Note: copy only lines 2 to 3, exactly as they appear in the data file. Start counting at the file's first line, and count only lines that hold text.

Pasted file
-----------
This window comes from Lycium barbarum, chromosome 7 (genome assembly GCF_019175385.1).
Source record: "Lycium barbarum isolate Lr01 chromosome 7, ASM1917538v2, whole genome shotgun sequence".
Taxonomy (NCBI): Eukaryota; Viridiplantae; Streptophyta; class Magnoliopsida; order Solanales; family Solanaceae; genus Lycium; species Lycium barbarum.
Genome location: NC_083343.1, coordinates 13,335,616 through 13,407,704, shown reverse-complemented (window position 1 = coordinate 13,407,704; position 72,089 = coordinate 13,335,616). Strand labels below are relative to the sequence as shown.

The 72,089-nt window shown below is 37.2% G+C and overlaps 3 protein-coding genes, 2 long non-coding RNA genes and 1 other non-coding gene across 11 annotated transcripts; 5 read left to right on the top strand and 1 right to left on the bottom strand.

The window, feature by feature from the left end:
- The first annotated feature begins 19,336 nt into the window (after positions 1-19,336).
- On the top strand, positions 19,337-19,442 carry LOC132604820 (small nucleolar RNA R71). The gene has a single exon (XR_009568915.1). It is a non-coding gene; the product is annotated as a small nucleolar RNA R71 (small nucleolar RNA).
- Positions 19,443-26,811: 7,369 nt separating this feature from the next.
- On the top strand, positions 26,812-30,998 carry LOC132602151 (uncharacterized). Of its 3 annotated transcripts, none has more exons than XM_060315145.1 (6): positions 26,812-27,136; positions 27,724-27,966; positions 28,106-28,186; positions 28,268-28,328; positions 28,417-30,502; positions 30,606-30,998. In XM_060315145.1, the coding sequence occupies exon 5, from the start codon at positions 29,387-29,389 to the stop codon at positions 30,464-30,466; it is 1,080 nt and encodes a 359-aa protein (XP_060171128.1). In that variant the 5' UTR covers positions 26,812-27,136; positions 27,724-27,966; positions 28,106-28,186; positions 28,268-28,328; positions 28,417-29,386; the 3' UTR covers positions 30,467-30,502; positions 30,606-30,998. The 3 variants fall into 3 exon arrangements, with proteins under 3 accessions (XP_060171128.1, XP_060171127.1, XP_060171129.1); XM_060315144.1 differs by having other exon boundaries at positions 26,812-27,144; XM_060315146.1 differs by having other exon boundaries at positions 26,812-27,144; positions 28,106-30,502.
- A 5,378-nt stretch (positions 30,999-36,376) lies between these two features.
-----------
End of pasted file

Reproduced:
Source record: "Lycium barbarum isolate Lr01 chromosome 7, ASM1917538v2, whole genome shotgun sequence".
Taxonomy (NCBI): Eukaryota; Viridiplantae; Streptophyta; class Magnoliopsida; order Solanales; family Solanaceae; genus Lycium; species Lycium barbarum.